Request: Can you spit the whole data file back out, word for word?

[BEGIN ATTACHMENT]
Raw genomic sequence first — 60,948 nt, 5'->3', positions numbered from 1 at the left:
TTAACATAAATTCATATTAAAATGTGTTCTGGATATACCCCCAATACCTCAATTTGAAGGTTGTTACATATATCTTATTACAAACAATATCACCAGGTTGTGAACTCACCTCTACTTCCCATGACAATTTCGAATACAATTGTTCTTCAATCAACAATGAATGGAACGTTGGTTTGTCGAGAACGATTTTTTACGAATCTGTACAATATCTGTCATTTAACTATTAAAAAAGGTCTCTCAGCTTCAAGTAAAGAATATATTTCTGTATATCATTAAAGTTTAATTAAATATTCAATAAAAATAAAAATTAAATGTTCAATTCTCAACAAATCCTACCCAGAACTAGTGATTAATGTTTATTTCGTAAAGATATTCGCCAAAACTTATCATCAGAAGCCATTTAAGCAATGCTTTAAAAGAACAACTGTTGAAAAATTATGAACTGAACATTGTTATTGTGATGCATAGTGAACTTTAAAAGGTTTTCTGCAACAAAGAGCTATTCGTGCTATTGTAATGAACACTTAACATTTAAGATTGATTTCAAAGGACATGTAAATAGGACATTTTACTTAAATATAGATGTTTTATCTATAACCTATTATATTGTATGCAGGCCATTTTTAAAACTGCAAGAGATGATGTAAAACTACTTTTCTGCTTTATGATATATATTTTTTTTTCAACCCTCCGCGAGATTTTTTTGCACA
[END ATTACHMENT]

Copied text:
Raw genomic sequence first — 60,948 nt, 5'->3', positions numbered from 1 at the left:
TTAACATAAATTCATATTAAAATGTGTTCTGGATATACCCCCAATACCTCAATTTGAAGGTTGTTACATATATCTTATTACAAACAATATCACCAGGTTGTGAACTCACCTCTACTTCCCATGACAATTTCGAATACAATTGTTCTTCAATCAACAATGAATGGAACGTTGGTTTGTCGAGAACGATTTTTTACGAATCTGTACAATATCTGTCATTTAACTATTAAAAAAGGTCTCTCAGCTTCAAGTAAAGAATATATTTCTGTATATCATTAAAGTTTAATTAAATATTCAATAAAAATAAAAATTAAATGTTCAATTCTCAACAAATCCTACCCAGAACTAGTGATTAATGTTTATTTCGTAAAGATATTCGCCAAAACTTATCATCAGAAGCCATTTAAGCAATGCTTTAAAAGAACAACTGTTGAAAAATTATGAACTGAACATTGTTATTGTGATGCATAGTGAACTTTAAAAGGTTTTCTGCAACAAAGAGCTATTCGTGCTATTGTAATGAACACTTAACATTTAAGATTGATTTCAAAGGACATGTAAATAGGACATTTTACTTAAATATAGATGTTTTATCTATAACCTATTATATTGTATGCAGGCCATTTTTAAAACTGCAAGAGATGATGTAAAACTACTTTTCTGCTTTATGATATATATTTTTTTTTCAACCCTCCGCGAGATTTTTTTGCACA